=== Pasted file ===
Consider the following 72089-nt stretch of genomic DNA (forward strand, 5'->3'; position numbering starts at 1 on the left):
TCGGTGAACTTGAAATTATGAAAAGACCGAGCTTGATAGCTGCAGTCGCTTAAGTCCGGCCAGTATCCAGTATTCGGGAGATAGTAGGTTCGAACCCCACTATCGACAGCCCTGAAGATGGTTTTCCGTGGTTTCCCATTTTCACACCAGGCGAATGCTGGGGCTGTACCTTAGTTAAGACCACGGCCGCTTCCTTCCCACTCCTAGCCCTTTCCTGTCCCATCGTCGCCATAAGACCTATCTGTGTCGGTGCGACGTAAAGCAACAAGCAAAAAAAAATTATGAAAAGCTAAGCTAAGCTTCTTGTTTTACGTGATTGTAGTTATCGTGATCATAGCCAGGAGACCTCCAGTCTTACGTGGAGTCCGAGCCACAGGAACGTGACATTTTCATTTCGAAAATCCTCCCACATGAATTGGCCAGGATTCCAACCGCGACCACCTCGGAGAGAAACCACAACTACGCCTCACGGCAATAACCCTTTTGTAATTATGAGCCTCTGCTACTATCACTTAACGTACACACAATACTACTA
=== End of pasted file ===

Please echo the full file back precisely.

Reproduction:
Consider the following 72089-nt stretch of genomic DNA (forward strand, 5'->3'; position numbering starts at 1 on the left):
TCGGTGAACTTGAAATTATGAAAAGACCGAGCTTGATAGCTGCAGTCGCTTAAGTCCGGCCAGTATCCAGTATTCGGGAGATAGTAGGTTCGAACCCCACTATCGACAGCCCTGAAGATGGTTTTCCGTGGTTTCCCATTTTCACACCAGGCGAATGCTGGGGCTGTACCTTAGTTAAGACCACGGCCGCTTCCTTCCCACTCCTAGCCCTTTCCTGTCCCATCGTCGCCATAAGACCTATCTGTGTCGGTGCGACGTAAAGCAACAAGCAAAAAAAAATTATGAAAAGCTAAGCTAAGCTTCTTGTTTTACGTGATTGTAGTTATCGTGATCATAGCCAGGAGACCTCCAGTCTTACGTGGAGTCCGAGCCACAGGAACGTGACATTTTCATTTCGAAAATCCTCCCACATGAATTGGCCAGGATTCCAACCGCGACCACCTCGGAGAGAAACCACAACTACGCCTCACGGCAATAACCCTTTTGTAATTATGAGCCTCTGCTACTATCACTTAACGTACACACAATACTACTA